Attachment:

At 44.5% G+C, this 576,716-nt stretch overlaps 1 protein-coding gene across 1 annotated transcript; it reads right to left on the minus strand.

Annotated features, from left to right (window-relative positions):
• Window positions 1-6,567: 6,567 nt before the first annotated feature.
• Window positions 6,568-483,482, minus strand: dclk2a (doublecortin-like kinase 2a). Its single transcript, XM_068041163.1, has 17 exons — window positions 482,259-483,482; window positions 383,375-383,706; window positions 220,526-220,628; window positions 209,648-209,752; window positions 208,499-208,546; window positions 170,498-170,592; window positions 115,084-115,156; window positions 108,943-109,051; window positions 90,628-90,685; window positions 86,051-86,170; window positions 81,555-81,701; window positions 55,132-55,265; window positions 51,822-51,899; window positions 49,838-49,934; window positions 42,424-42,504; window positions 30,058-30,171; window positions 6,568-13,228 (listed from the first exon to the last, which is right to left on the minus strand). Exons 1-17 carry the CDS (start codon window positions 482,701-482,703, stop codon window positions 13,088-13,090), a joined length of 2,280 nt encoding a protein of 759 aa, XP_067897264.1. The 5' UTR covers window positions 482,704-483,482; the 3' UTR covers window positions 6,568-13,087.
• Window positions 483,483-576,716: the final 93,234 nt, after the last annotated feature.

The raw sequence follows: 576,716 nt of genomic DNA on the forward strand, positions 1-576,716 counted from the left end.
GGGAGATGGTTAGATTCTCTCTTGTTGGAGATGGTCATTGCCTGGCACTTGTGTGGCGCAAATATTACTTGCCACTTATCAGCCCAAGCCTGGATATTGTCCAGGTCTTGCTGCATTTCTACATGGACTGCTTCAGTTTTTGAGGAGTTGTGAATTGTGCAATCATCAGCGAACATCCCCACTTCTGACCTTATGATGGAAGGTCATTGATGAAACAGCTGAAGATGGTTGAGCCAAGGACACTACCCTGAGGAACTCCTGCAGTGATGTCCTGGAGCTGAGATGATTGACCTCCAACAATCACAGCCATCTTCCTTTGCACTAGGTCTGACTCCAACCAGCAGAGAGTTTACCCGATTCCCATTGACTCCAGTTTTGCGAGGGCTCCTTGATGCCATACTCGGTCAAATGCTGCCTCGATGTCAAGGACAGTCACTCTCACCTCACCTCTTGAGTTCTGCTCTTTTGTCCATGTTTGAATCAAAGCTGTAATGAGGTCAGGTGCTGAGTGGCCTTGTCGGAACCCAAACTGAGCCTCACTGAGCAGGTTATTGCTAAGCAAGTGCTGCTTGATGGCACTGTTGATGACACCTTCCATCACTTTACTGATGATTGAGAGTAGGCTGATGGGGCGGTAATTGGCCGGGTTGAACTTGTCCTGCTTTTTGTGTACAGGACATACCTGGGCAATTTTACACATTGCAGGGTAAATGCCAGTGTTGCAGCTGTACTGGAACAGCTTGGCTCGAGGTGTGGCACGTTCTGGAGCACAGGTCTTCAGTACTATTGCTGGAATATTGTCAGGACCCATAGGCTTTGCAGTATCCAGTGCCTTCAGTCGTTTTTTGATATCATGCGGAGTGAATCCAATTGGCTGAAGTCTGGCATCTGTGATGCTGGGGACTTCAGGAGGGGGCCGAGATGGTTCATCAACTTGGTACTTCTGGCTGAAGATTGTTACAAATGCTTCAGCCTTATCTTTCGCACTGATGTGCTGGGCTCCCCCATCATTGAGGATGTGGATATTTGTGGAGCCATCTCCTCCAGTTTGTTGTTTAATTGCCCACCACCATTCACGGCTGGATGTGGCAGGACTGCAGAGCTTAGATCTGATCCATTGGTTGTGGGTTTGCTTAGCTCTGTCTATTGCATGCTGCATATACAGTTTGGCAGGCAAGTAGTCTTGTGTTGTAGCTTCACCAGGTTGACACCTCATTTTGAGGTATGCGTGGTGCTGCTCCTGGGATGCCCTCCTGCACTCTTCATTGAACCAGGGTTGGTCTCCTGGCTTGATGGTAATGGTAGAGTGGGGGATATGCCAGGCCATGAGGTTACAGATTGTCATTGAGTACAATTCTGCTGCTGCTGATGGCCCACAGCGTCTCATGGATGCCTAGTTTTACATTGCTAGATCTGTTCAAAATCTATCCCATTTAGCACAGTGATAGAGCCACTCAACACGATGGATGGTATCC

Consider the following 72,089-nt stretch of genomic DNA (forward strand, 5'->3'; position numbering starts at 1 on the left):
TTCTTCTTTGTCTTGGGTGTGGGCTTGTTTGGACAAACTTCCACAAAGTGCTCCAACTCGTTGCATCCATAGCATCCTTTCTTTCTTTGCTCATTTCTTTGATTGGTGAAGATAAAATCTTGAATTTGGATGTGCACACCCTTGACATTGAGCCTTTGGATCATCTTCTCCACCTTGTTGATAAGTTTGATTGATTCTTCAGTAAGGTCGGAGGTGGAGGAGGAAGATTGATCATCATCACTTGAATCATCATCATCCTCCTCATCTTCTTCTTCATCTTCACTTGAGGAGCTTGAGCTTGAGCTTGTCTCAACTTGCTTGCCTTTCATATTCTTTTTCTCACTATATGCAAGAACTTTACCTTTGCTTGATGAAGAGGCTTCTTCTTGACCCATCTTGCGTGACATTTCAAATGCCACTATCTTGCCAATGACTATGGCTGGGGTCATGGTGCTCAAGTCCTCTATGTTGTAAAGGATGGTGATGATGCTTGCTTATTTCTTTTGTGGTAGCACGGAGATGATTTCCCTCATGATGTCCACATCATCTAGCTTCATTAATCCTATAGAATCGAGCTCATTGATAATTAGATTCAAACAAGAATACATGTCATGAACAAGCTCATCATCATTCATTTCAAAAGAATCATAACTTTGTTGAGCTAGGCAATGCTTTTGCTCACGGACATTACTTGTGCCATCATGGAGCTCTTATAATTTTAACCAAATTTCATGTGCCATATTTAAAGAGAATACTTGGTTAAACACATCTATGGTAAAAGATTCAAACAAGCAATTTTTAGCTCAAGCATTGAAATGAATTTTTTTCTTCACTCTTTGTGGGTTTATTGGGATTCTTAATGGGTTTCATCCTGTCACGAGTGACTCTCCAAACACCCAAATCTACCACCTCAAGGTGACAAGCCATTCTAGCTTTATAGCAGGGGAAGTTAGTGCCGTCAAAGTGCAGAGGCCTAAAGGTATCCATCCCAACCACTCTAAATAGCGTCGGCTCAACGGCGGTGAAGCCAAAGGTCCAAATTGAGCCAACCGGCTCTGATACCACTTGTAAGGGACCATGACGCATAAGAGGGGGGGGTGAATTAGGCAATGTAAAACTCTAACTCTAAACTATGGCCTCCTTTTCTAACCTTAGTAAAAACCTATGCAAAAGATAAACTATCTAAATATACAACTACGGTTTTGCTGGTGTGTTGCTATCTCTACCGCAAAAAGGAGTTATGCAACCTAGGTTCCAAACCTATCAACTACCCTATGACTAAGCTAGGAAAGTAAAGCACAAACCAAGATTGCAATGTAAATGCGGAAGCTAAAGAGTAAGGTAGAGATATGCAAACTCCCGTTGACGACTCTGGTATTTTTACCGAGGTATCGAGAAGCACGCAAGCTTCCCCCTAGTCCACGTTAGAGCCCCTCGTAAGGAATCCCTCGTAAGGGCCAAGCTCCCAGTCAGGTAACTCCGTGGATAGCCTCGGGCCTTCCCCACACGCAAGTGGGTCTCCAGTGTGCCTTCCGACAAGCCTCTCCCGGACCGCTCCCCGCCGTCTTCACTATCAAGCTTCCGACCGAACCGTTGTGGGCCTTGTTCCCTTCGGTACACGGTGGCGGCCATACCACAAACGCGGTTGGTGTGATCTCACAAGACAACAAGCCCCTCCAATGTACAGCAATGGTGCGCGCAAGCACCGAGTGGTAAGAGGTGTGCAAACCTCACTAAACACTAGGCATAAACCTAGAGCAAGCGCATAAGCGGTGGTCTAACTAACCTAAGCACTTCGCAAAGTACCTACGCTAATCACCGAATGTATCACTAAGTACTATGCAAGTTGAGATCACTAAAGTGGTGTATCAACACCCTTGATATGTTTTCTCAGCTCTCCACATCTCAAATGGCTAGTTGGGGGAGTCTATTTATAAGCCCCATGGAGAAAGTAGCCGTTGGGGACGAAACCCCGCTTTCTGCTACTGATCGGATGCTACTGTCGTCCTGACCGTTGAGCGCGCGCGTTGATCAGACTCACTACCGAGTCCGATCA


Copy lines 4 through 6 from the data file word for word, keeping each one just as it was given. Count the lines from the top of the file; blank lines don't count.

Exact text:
• Window positions 6,568-483,482, minus strand: dclk2a (doublecortin-like kinase 2a). Its single transcript, XM_068041163.1, has 17 exons — window positions 482,259-483,482; window positions 383,375-383,706; window positions 220,526-220,628; window positions 209,648-209,752; window positions 208,499-208,546; window positions 170,498-170,592; window positions 115,084-115,156; window positions 108,943-109,051; window positions 90,628-90,685; window positions 86,051-86,170; window positions 81,555-81,701; window positions 55,132-55,265; window positions 51,822-51,899; window positions 49,838-49,934; window positions 42,424-42,504; window positions 30,058-30,171; window positions 6,568-13,228 (listed from the first exon to the last, which is right to left on the minus strand). Exons 1-17 carry the CDS (start codon window positions 482,701-482,703, stop codon window positions 13,088-13,090), a joined length of 2,280 nt encoding a protein of 759 aa, XP_067897264.1. The 5' UTR covers window positions 482,704-483,482; the 3' UTR covers window positions 6,568-13,087.
• Window positions 483,483-576,716: the final 93,234 nt, after the last annotated feature.

The raw sequence follows: 576,716 nt of genomic DNA on the forward strand, positions 1-576,716 counted from the left end.